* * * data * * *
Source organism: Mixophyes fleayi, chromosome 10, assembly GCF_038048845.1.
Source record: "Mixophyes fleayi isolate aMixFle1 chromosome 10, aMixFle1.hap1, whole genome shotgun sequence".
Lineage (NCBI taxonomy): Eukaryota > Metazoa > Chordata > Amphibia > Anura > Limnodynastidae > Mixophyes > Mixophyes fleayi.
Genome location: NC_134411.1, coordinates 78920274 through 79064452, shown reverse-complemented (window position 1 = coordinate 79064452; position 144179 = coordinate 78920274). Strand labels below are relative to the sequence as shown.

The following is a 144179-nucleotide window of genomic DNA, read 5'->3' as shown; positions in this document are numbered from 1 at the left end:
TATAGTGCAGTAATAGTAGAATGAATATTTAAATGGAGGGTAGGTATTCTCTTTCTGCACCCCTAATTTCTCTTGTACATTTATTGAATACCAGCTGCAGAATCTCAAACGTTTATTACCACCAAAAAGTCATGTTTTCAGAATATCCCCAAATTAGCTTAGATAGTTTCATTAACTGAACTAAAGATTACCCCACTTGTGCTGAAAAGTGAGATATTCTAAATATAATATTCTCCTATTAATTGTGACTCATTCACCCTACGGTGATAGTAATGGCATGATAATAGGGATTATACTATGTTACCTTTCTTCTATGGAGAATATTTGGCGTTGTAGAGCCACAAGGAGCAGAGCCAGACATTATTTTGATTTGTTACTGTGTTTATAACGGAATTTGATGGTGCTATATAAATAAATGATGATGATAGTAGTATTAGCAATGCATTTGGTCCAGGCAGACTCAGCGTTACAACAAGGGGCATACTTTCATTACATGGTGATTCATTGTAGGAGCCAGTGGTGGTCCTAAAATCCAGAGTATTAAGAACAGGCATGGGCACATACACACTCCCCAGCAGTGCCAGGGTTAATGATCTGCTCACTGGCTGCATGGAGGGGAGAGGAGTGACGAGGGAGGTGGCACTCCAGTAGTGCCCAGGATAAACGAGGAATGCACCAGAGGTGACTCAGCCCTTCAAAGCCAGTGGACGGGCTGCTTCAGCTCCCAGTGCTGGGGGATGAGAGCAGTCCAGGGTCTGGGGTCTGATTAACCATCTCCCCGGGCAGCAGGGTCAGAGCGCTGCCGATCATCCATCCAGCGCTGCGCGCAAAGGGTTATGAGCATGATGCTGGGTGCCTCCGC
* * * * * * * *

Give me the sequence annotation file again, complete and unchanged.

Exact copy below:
Source organism: Mixophyes fleayi, chromosome 10, assembly GCF_038048845.1.
Source record: "Mixophyes fleayi isolate aMixFle1 chromosome 10, aMixFle1.hap1, whole genome shotgun sequence".
Lineage (NCBI taxonomy): Eukaryota > Metazoa > Chordata > Amphibia > Anura > Limnodynastidae > Mixophyes > Mixophyes fleayi.
Genome location: NC_134411.1, coordinates 78920274 through 79064452, shown reverse-complemented (window position 1 = coordinate 79064452; position 144179 = coordinate 78920274). Strand labels below are relative to the sequence as shown.

The following is a 144179-nucleotide window of genomic DNA, read 5'->3' as shown; positions in this document are numbered from 1 at the left end:
TATAGTGCAGTAATAGTAGAATGAATATTTAAATGGAGGGTAGGTATTCTCTTTCTGCACCCCTAATTTCTCTTGTACATTTATTGAATACCAGCTGCAGAATCTCAAACGTTTATTACCACCAAAAAGTCATGTTTTCAGAATATCCCCAAATTAGCTTAGATAGTTTCATTAACTGAACTAAAGATTACCCCACTTGTGCTGAAAAGTGAGATATTCTAAATATAATATTCTCCTATTAATTGTGACTCATTCACCCTACGGTGATAGTAATGGCATGATAATAGGGATTATACTATGTTACCTTTCTTCTATGGAGAATATTTGGCGTTGTAGAGCCACAAGGAGCAGAGCCAGACATTATTTTGATTTGTTACTGTGTTTATAACGGAATTTGATGGTGCTATATAAATAAATGATGATGATAGTAGTATTAGCAATGCATTTGGTCCAGGCAGACTCAGCGTTACAACAAGGGGCATACTTTCATTACATGGTGATTCATTGTAGGAGCCAGTGGTGGTCCTAAAATCCAGAGTATTAAGAACAGGCATGGGCACATACACACTCCCCAGCAGTGCCAGGGTTAATGATCTGCTCACTGGCTGCATGGAGGGGAGAGGAGTGACGAGGGAGGTGGCACTCCAGTAGTGCCCAGGATAAACGAGGAATGCACCAGAGGTGACTCAGCCCTTCAAAGCCAGTGGACGGGCTGCTTCAGCTCCCAGTGCTGGGGGATGAGAGCAGTCCAGGGTCTGGGGTCTGATTAACCATCTCCCCGGGCAGCAGGGTCAGAGCGCTGCCGATCATCCATCCAGCGCTGCGCGCAAAGGGTTATGAGCATGATGCTGGGTGCCTCCGC